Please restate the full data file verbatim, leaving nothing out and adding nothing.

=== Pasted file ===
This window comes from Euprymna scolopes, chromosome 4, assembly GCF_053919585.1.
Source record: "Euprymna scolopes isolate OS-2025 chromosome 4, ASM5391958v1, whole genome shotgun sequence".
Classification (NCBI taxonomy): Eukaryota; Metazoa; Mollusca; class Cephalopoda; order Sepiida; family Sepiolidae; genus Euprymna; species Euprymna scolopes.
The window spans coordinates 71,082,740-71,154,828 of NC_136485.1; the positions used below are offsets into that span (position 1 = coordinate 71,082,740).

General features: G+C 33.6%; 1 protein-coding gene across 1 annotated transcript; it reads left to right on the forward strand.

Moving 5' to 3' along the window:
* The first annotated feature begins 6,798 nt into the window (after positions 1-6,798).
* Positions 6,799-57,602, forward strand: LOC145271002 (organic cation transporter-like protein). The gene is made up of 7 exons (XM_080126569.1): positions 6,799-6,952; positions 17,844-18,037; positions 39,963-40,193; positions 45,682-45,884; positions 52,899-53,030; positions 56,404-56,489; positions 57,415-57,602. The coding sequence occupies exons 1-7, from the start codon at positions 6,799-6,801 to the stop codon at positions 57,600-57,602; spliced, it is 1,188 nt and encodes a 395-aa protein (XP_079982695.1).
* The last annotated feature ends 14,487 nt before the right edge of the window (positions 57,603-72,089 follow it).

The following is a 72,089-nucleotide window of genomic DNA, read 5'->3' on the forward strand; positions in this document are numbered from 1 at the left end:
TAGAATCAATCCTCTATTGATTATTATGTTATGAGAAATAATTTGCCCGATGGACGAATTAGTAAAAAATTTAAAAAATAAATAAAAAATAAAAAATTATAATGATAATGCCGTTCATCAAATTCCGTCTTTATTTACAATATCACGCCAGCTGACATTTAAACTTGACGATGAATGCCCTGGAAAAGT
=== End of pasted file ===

This window comes from Euprymna scolopes, chromosome 4, assembly GCF_053919585.1.
Source record: "Euprymna scolopes isolate OS-2025 chromosome 4, ASM5391958v1, whole genome shotgun sequence".
Classification (NCBI taxonomy): Eukaryota; Metazoa; Mollusca; class Cephalopoda; order Sepiida; family Sepiolidae; genus Euprymna; species Euprymna scolopes.
The window spans coordinates 71,082,740-71,154,828 of NC_136485.1; the positions used below are offsets into that span (position 1 = coordinate 71,082,740).

General features: G+C 33.6%; 1 protein-coding gene across 1 annotated transcript; it reads left to right on the forward strand.

Moving 5' to 3' along the window:
* The first annotated feature begins 6,798 nt into the window (after positions 1-6,798).
* Positions 6,799-57,602, forward strand: LOC145271002 (organic cation transporter-like protein). The gene is made up of 7 exons (XM_080126569.1): positions 6,799-6,952; positions 17,844-18,037; positions 39,963-40,193; positions 45,682-45,884; positions 52,899-53,030; positions 56,404-56,489; positions 57,415-57,602. The coding sequence occupies exons 1-7, from the start codon at positions 6,799-6,801 to the stop codon at positions 57,600-57,602; spliced, it is 1,188 nt and encodes a 395-aa protein (XP_079982695.1).
* The last annotated feature ends 14,487 nt before the right edge of the window (positions 57,603-72,089 follow it).

The following is a 72,089-nucleotide window of genomic DNA, read 5'->3' on the forward strand; positions in this document are numbered from 1 at the left end:
TAGAATCAATCCTCTATTGATTATTATGTTATGAGAAATAATTTGCCCGATGGACGAATTAGTAAAAAATTTAAAAAATAAATAAAAAATAAAAAATTATAATGATAATGCCGTTCATCAAATTCCGTCTTTATTTACAATATCACGCCAGCTGACATTTAAACTTGACGATGAATGCCCTGGAAAAGT